Dear Dr. Laura,
I hear you’ve had a tough time at work, and are now feeling misunderstood, threatened, even repressed. I’m afraid I don’t know anything about you, but maybe that will allow me to provide some relatively unbiased comments. I hope they are helpful.
I did see video clips of your conversation with the caller on your radio show. Frankly, I was shocked. Didn’t you know that sensibilities regarding the n-word have changed dramatically in the last 60 years? I’m no more black than you are, but I was aware that the n-word is regarded as quite offensive. The issue is not whether you or I have a “right” to say what we want; the issue is respect for others. Where offense is likely to be received, let’s take extra care not to go there, even when (really, especially when) offense is not intended.
But as you ask, why is the n-word off-limits for non-blacks, but okay for black men? And I have heard other white people wonder this same question. Let me try to explain using my own background and personal experience:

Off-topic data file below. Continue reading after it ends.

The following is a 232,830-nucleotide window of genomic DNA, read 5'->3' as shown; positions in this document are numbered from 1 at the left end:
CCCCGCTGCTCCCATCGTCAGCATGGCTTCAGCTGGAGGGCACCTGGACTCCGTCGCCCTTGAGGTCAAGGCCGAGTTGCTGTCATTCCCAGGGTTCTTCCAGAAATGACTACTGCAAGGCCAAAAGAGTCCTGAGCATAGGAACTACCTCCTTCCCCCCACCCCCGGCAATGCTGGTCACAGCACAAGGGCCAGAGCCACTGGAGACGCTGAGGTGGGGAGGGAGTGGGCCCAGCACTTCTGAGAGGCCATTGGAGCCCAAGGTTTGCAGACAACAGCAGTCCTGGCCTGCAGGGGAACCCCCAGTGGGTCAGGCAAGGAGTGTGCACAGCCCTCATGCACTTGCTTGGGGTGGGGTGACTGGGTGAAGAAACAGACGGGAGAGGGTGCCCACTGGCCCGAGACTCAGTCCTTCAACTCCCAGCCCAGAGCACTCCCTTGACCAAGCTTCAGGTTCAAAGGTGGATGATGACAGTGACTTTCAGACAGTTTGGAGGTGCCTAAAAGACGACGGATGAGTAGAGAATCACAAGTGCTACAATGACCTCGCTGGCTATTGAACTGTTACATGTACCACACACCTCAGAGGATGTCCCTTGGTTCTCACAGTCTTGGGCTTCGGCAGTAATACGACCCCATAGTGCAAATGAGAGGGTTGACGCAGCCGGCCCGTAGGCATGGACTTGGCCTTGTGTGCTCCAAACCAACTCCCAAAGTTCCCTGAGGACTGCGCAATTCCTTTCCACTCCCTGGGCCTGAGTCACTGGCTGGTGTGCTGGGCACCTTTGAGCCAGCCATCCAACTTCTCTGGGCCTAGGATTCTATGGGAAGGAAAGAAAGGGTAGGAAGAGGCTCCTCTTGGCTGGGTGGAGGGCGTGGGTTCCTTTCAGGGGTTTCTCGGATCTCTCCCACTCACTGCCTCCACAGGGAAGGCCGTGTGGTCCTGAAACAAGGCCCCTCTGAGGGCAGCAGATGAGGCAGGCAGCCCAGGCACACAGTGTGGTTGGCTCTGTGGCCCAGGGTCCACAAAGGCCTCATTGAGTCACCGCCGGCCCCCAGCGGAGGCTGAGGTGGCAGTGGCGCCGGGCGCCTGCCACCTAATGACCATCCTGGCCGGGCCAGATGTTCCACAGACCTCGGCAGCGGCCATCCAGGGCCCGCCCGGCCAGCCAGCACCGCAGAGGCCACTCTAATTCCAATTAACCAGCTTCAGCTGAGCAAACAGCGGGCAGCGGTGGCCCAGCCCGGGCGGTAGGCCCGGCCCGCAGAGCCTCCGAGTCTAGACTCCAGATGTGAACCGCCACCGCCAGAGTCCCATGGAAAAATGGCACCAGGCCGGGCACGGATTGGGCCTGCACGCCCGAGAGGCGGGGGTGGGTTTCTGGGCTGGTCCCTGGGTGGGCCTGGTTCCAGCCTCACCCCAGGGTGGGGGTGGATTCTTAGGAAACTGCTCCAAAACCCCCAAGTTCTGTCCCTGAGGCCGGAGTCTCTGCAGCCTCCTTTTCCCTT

My father is a white boy from Indiana. My mother is Japanese. What does that make me? Well, it depends where I am. Growing up in Japan, I was an outsider. Kids on the street would point and stare, and say (quite clearly, as if they didn’t expect me to understand), “Look, it’s a gaijin!” Gaijin is the Japanese word for foreigner — literally, an outside person. In the land of my birth (Japan), I grew up an outsider.
Japanese people are generally some of the nicest people you will ever meet. But it didn’t really matter if the word was said by a kindly old lady, or young punks on the street. Even when meant kindly, it continually reinforced my awareness that I was the Other and did not belong.
But here’s a funny thing: the word doesn’t have the sting when said by another non-Japanese person. In fact, among my friends, we would occasionally call each other “henna gaijin” — weird foreigner. That was the worst taunt we heard, but saying it to each other made us laugh. It was like an inside joke. A bravado guy thing. It helped us belong.
But oh, the wound that would come to my heart if I heard a Japanese person say those words.
(…And this is without a history of slavery, repression, and ongoing injustice.)
I hope this helps.
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